TS: I’ma let people know my race—I’m Dominican, I’m representing for Dominicans 100 percent. I feel good that rap is still bicultural, it’s not one way. It lets other ethnic groups get involved and join the culture of hip-hop. The culture of hip-hop is universal. I know a lot of rappers who do a lot of music, but they don’t feel the aura, they don’t feel respected by the American side of their music. It’s different, so (they feel) they have to accept it and stay in their roles. But me, I come from the hood. I’m a different kind of Dominican, a different kind of Latino rapper. I was born with black and Puerto Rican. I was born around this music, from Grandmaster Flash to Busy B, to Ruby Dee, to the Surpremes, I was there, so I’m a different kind of Latino coming at you.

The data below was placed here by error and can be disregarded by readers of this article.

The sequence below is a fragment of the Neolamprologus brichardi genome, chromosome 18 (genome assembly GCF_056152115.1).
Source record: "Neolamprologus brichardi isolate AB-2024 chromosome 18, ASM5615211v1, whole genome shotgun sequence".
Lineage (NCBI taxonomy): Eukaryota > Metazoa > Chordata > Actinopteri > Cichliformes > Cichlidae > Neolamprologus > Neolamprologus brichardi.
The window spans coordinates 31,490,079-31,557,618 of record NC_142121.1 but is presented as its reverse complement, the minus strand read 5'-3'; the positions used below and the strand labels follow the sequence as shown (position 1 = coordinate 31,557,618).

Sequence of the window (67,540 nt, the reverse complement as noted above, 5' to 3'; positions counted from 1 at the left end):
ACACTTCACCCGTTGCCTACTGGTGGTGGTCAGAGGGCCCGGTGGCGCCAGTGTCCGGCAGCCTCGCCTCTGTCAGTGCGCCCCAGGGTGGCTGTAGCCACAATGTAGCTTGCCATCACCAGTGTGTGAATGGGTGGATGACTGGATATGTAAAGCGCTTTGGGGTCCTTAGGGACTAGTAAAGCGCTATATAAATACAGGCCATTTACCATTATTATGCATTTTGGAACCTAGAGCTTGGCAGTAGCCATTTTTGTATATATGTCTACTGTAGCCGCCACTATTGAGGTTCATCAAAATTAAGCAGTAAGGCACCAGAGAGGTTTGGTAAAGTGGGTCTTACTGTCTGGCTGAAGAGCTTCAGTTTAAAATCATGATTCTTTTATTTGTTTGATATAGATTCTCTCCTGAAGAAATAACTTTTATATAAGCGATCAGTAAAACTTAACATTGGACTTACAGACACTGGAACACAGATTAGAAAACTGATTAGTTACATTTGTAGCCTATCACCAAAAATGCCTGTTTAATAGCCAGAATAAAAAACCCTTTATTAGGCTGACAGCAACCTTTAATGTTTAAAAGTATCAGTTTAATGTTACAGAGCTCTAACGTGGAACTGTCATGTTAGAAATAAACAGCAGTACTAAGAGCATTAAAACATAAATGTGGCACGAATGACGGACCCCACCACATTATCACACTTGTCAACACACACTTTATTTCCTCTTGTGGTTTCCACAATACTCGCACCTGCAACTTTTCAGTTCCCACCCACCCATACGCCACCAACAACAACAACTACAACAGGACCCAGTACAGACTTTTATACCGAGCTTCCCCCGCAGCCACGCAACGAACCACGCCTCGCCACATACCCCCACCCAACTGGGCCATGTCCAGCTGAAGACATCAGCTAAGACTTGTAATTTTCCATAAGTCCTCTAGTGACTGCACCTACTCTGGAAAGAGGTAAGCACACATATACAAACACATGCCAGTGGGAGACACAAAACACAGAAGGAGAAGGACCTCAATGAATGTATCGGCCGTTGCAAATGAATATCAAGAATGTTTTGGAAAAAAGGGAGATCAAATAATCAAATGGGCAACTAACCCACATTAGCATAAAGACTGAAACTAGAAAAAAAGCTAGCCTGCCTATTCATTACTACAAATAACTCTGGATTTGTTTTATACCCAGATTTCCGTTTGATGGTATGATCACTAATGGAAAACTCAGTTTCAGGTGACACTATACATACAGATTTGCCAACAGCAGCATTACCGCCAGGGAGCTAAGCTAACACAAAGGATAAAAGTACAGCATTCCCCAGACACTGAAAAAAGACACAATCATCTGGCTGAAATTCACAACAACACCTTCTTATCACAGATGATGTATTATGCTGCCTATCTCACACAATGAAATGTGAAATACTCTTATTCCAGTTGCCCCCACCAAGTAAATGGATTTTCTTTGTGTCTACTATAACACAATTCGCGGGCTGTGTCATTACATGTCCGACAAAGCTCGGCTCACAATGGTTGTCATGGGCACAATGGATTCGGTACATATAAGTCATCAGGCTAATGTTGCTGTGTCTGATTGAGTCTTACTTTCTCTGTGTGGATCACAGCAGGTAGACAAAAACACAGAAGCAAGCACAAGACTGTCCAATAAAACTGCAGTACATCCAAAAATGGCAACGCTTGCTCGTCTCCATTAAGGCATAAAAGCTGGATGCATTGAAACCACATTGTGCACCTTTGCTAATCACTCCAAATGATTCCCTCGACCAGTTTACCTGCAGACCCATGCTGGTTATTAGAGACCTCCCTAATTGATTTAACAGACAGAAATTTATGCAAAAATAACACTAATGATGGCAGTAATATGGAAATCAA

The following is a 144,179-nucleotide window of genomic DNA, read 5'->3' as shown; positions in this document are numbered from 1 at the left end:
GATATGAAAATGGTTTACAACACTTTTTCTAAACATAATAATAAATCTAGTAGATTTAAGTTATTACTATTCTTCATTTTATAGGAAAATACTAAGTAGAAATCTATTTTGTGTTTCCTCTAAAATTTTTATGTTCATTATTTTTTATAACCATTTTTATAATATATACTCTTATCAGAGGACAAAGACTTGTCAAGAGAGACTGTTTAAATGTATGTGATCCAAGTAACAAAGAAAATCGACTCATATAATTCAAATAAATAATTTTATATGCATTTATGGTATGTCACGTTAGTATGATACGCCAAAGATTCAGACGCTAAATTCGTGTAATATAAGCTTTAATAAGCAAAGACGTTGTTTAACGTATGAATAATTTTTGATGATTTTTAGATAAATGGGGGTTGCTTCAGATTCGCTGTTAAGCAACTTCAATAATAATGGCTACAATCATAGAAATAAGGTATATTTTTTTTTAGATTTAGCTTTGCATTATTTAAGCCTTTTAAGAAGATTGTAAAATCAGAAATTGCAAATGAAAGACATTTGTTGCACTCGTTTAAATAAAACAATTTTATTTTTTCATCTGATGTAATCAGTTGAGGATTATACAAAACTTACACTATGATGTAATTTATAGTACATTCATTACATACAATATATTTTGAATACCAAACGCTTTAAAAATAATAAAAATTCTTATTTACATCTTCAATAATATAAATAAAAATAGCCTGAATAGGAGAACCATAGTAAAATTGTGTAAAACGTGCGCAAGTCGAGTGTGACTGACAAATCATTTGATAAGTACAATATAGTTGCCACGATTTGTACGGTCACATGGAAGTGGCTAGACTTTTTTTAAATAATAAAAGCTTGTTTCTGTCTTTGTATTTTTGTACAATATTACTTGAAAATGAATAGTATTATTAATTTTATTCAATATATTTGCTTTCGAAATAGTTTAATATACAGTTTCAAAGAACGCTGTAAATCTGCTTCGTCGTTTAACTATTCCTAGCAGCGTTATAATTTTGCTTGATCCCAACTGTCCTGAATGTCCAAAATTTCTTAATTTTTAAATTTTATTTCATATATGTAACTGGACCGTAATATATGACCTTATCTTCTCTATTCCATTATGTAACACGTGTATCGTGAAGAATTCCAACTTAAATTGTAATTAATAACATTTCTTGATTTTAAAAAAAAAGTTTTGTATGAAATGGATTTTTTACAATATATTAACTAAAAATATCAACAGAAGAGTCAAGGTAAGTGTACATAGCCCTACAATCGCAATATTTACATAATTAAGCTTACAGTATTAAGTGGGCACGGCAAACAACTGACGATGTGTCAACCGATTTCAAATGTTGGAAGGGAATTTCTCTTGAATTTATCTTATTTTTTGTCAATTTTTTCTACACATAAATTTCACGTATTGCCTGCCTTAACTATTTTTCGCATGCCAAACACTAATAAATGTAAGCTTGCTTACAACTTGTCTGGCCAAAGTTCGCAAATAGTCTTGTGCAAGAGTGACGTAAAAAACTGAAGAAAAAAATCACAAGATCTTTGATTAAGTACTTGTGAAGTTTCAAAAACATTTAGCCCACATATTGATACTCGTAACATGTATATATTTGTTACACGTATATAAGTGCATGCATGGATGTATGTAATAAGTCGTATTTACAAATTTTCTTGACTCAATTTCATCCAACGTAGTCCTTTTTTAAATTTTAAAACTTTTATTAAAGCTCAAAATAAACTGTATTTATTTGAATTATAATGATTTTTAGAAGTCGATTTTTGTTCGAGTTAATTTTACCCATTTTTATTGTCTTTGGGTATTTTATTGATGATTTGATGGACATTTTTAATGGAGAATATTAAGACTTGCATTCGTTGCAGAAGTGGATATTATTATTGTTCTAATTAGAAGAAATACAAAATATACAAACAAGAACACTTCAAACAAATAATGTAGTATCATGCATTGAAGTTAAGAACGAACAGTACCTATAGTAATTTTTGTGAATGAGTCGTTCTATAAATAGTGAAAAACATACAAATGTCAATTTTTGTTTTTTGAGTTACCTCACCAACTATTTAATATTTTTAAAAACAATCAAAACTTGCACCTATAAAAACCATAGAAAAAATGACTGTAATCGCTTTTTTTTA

WK3: Who are you listening to right now?
TS: I listen to my man when he did that song, “when you need somebody, let somebody love you back” (laughing). I don’t listen to rap too much. I listen to Kiss, and that song by DMX about his grandmother, that’s me right there. But I’m focused a lot on beats. I’m not afraid to hear anybody’s beats. You may not be the best producer in the world, but you might have that one beat that’s just ready to go.
WK3: How do you think that the internet affects hip-hop?
“If it wasn’t for the internet, there’s a lot of groups out there that you (would have) never even heard of. “
TS: It depends on how it’s being used. There’s internet stealing music, and there’s internet promoting it for 99 cents, and there’s internet that gives artists that would never have a chance to promote a chance. If it wasn’t for the internet, there’s a lot of groups out there that you (would have) never even heard of. UGHH.com helps the underground, helps the artists that never been heard get a chance to be heard, because they get connects to artists that are in the game. It gives up and coming artists a chance to be seen. It made the prices of CDs go down, but the chance is that’s the future. The future, rappers are not going to get paid off of record sales, they’re just gonna make show money. That’s gonna be the future, the executives are gonna make money.